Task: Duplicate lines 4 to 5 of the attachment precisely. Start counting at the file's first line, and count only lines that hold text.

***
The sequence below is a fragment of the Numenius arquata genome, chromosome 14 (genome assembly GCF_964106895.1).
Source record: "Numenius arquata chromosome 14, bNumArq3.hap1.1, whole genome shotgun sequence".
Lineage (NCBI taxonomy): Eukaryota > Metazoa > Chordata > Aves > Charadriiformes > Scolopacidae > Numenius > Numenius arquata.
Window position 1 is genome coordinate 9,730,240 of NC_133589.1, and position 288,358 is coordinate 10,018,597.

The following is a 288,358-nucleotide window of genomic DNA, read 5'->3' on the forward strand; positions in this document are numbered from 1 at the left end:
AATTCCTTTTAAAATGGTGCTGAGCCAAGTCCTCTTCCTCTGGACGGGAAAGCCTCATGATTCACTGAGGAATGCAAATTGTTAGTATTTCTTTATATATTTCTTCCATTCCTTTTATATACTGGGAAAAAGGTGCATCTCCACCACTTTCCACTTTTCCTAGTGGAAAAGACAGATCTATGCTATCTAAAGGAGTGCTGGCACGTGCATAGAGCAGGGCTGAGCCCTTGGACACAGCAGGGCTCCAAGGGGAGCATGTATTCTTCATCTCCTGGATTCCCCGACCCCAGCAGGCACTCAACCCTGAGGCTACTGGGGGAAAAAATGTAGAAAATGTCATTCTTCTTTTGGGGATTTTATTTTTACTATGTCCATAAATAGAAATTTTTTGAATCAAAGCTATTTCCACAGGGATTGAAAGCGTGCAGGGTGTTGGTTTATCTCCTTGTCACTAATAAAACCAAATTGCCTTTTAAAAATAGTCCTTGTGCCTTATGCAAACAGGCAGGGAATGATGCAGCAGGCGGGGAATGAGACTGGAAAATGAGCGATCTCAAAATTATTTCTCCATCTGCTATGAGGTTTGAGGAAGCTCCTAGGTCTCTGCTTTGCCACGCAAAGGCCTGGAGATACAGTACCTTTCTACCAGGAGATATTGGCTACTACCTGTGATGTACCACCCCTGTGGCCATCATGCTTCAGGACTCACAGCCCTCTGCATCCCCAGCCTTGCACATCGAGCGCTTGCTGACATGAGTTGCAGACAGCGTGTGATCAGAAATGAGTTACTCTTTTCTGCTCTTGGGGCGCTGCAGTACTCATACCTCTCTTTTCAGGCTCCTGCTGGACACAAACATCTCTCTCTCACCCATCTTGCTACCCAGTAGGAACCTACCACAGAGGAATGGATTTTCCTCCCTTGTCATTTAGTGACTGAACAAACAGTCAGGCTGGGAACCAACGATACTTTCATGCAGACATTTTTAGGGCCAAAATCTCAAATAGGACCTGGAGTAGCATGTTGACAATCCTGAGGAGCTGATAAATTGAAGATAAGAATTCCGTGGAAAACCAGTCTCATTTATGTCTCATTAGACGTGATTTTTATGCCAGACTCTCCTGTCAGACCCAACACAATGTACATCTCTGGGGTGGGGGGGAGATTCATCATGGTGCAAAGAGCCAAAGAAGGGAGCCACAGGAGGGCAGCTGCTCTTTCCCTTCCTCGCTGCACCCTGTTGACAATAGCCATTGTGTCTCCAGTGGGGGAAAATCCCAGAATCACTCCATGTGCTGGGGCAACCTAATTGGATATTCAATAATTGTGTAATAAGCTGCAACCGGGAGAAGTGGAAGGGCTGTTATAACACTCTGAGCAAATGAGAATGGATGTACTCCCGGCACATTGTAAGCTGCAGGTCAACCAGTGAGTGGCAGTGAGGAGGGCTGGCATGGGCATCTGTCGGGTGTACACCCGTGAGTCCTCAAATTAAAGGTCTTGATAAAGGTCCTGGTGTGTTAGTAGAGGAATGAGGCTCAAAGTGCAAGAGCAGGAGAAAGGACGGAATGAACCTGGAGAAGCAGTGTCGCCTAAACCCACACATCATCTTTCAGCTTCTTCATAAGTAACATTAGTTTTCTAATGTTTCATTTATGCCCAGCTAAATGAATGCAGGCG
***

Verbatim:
Window position 1 is genome coordinate 9,730,240 of NC_133589.1, and position 288,358 is coordinate 10,018,597.

The following is a 288,358-nucleotide window of genomic DNA, read 5'->3' on the forward strand; positions in this document are numbered from 1 at the left end: